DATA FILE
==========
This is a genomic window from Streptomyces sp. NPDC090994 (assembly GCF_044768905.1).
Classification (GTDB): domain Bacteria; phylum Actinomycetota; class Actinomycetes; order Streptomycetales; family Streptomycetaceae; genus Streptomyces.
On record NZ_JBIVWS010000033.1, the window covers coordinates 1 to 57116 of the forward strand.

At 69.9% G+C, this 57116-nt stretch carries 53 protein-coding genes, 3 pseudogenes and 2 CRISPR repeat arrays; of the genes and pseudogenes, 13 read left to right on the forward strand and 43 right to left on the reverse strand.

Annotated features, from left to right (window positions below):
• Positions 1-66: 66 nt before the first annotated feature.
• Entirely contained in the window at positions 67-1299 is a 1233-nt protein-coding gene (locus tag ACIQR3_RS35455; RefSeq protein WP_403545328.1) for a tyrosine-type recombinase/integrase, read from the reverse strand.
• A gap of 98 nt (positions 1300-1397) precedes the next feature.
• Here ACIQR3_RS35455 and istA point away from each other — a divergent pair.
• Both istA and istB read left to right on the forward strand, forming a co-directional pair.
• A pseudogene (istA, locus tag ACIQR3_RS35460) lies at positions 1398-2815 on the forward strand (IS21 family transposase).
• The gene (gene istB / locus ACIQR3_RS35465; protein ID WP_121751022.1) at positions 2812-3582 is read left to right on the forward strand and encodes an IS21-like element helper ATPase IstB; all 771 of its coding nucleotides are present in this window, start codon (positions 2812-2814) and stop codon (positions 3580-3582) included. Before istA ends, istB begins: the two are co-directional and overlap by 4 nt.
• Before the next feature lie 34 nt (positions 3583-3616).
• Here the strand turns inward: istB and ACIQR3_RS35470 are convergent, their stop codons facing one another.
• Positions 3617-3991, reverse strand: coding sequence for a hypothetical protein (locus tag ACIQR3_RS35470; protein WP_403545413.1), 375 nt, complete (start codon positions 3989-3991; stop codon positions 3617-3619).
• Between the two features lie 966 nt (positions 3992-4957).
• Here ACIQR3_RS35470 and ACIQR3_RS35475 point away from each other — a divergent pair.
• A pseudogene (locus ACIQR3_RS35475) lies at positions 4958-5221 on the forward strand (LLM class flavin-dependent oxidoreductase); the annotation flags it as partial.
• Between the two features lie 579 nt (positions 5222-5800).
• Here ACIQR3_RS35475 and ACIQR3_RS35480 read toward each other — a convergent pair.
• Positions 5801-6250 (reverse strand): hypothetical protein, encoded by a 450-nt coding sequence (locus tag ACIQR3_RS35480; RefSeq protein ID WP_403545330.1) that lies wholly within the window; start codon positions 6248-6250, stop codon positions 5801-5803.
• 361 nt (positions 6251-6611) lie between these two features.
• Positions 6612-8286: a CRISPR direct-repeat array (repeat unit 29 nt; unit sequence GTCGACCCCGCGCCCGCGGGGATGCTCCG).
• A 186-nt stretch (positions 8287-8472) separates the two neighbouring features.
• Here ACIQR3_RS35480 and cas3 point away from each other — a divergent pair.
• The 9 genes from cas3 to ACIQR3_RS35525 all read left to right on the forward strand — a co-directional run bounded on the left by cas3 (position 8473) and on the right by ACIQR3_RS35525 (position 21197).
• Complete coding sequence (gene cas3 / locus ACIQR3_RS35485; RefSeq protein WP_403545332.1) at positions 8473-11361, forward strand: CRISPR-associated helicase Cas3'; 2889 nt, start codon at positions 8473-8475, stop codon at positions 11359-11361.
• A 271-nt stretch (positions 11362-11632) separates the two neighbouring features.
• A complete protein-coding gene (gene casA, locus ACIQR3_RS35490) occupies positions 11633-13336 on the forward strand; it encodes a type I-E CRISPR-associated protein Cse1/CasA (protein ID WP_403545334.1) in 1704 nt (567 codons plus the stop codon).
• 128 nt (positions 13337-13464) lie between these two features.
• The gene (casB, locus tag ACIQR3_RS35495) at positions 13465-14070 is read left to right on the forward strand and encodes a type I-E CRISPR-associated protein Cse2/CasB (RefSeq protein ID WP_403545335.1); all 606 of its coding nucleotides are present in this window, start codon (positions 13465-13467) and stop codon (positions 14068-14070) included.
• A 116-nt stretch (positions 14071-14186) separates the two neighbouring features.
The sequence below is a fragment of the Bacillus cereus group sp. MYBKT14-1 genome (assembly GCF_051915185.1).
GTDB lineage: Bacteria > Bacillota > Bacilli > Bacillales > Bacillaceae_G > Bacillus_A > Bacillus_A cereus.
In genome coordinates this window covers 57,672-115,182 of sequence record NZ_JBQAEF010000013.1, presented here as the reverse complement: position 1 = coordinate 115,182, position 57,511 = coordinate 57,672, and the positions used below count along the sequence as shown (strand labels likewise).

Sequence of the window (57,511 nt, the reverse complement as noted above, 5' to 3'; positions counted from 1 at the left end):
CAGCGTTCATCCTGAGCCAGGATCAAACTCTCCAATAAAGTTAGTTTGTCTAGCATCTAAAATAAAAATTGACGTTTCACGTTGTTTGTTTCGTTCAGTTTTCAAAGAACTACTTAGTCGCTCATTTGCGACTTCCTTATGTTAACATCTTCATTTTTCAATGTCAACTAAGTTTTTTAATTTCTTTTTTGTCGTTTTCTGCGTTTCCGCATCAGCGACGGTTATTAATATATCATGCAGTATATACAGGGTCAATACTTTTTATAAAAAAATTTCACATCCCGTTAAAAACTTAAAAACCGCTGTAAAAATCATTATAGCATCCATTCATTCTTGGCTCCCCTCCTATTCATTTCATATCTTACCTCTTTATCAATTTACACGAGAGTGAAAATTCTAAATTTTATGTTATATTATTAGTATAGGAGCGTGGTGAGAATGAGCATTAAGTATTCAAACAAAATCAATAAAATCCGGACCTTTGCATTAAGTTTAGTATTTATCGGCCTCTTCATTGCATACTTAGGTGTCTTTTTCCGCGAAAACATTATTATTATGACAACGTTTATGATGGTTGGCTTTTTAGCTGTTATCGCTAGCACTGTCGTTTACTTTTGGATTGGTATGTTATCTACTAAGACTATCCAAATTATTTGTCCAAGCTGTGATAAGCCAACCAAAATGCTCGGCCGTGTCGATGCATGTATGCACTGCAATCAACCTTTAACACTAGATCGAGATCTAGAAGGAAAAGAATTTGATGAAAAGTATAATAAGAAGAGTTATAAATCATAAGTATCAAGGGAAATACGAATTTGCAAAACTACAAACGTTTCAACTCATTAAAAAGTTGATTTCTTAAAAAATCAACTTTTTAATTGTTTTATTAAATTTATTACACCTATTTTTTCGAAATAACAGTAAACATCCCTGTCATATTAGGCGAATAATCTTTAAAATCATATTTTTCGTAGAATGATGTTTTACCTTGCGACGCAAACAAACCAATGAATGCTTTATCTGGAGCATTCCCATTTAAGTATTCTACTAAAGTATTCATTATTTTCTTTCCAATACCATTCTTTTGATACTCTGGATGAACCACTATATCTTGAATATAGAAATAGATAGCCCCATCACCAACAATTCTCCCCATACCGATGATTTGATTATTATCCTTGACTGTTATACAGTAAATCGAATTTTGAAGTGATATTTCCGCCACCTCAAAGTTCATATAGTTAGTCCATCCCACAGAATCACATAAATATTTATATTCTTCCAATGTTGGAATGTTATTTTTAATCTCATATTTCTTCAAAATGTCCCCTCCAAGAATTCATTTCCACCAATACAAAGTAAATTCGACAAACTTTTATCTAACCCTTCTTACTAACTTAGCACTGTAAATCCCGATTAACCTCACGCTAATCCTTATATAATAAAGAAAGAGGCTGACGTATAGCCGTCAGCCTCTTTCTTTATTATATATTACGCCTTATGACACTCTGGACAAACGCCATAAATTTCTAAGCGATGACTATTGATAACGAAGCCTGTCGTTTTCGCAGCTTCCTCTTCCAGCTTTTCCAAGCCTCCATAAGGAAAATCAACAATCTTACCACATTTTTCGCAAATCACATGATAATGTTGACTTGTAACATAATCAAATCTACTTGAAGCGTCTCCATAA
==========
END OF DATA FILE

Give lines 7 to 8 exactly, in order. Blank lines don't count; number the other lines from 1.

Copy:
• Entirely contained in the window at positions 67-1299 is a 1233-nt protein-coding gene (locus tag ACIQR3_RS35455; RefSeq protein WP_403545328.1) for a tyrosine-type recombinase/integrase, read from the reverse strand.
• A gap of 98 nt (positions 1300-1397) precedes the next feature.